Above, young foreigners enjoy a warm day at Lido Beach. Sydney Oats, a former Royal Air Force (RAF) electrical fitter who was stationed in Mogadishu in 1949, provided this photo, as well as several others. He told Foreign Policy that Lido Beach, with its white beaches and breathtaking view, was the best part of Mogadishu, where young soldiers spent their afternoons nearly every day. Until 1991, when President Siad Barre was overthrown by a coalition of warlords after 22 years in power, Lido Beach was a popular club scene. This week brought news that Somalis are finally returning to the warm waters of the Indian Ocean after years of deserted beaches. But this brief beach-going interlude may be short lived. With pirates patrolling the coastline and the terrorist network al Shabaab arming children with AK-47s, Mogadishu remains arguably the most dangerous city in the world. Continue reading

Kenya Seeks Arab Support Against AQ Linked Somali Terrorists

Monday, November 14, 2011

Somalia-KenyaKenya is calling for more support from Arab nations to help pursue al-Shabab terrorists who are carrying out attacks near the Kenya-Somalia border.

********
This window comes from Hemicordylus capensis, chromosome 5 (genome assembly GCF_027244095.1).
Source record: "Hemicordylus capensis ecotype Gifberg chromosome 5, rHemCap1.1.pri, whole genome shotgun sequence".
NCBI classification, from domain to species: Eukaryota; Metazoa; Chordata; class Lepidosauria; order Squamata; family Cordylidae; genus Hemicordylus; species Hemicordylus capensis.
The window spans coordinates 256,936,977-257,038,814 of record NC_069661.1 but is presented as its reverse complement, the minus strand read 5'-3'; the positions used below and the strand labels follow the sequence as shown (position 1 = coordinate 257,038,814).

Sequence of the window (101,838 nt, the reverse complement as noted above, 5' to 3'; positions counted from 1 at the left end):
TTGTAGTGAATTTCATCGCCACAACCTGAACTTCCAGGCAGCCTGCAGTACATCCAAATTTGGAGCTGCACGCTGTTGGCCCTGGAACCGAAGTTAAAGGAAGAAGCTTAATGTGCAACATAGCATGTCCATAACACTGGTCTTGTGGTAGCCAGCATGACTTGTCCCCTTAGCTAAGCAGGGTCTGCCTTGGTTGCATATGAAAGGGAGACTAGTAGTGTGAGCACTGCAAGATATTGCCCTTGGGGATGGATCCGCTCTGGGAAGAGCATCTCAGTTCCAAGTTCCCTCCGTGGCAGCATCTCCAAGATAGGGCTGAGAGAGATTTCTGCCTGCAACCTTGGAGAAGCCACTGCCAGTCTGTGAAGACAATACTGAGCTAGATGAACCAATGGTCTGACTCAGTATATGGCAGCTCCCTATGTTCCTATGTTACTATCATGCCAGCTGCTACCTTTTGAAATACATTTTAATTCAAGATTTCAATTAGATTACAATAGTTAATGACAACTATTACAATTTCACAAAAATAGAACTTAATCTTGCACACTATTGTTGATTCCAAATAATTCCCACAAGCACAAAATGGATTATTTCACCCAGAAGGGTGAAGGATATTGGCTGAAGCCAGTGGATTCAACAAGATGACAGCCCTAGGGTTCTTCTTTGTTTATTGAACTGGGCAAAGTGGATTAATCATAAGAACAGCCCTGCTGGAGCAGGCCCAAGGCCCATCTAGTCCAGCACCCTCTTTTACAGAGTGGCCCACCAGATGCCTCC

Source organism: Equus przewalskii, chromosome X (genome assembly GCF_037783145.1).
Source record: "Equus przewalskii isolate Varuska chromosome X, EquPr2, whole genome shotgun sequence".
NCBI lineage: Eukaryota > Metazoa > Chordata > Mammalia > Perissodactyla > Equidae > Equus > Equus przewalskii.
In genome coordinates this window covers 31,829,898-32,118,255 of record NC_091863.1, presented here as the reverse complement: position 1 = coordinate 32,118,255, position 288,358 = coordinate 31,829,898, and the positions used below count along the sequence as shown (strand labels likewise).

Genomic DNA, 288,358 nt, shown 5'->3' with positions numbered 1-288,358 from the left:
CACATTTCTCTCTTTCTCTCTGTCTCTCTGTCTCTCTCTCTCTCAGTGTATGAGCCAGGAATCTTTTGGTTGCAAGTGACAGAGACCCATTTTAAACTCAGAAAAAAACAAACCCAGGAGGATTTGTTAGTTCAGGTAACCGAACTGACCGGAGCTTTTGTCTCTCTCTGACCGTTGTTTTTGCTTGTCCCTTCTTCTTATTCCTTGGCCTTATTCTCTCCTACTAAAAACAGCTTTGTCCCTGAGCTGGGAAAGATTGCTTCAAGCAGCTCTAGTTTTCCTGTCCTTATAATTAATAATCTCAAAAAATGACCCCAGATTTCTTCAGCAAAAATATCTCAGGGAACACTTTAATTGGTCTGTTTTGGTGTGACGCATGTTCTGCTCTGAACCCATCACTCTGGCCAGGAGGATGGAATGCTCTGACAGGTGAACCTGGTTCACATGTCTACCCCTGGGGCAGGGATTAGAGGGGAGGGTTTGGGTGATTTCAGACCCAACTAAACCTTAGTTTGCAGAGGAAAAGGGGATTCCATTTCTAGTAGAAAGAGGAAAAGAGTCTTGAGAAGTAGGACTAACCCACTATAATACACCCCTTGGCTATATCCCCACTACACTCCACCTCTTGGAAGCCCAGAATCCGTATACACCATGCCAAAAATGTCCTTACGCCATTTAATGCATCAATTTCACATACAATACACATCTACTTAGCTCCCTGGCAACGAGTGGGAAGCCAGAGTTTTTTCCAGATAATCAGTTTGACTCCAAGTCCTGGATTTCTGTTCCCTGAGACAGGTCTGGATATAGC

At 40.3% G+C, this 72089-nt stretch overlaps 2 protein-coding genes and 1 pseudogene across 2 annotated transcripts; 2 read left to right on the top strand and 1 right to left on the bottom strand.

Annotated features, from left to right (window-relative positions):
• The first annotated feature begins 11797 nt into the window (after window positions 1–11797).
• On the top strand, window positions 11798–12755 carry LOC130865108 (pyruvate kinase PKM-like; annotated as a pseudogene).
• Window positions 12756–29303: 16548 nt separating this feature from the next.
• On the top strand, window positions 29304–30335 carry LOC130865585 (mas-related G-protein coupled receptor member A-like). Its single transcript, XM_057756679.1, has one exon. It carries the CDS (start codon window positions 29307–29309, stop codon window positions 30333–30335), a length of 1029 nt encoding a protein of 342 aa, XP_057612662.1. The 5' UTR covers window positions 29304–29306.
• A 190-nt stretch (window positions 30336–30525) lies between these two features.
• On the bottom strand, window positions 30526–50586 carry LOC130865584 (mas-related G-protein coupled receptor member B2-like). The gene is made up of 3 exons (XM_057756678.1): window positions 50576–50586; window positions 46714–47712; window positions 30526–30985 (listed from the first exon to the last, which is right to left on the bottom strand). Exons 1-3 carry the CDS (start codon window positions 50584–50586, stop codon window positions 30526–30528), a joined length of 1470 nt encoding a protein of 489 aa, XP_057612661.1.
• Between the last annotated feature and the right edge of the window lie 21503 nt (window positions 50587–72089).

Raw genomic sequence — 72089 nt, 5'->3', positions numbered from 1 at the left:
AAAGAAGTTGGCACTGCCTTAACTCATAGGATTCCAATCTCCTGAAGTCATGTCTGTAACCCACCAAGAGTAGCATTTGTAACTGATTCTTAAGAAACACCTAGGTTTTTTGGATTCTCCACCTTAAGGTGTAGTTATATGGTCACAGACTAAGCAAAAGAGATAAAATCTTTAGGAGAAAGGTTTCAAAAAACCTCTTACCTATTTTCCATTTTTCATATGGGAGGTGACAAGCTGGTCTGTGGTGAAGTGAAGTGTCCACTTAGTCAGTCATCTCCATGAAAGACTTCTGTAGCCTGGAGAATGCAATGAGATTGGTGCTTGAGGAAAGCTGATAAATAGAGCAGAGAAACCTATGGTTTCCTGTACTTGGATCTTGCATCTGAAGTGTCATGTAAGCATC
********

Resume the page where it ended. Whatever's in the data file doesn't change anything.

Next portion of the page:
A top official in Kenya’s Foreign Ministry, Lindsay Kiptiness, says Kenya is trying to gain support from the Arab League and predominantly Muslim nations such as Turkey and Iran that have backed Somalia’s Transitional Federal Government.

Kenya’s military says it is working with TFG forces to eliminate Somalia-based al-Shabab terrorists near the Kenyan border.

Kenya recently launched its military operation in what it deemed an act of self-defense, following several cross-border attacks blamed on Somali militants.

The military says hundreds of al-Qaida-linked al-Shabab terrorists have been killed or wounded since the military incursion began. Five Kenyan soldiers have died.

Kiptiness also says Kenya will be approaching the U.N. Security Council to seek an expansion of the African Union peacekeeping mission, or AMISOM, to cover all of Somalia, not just the capital, Mogadishu.

Kenyan officials have said they will ask AMISOM and forces from Somalia’s Transitional Federal Government to help maintain the peace in southern Somalia when Kenyan troops eventually withdrawal. VoA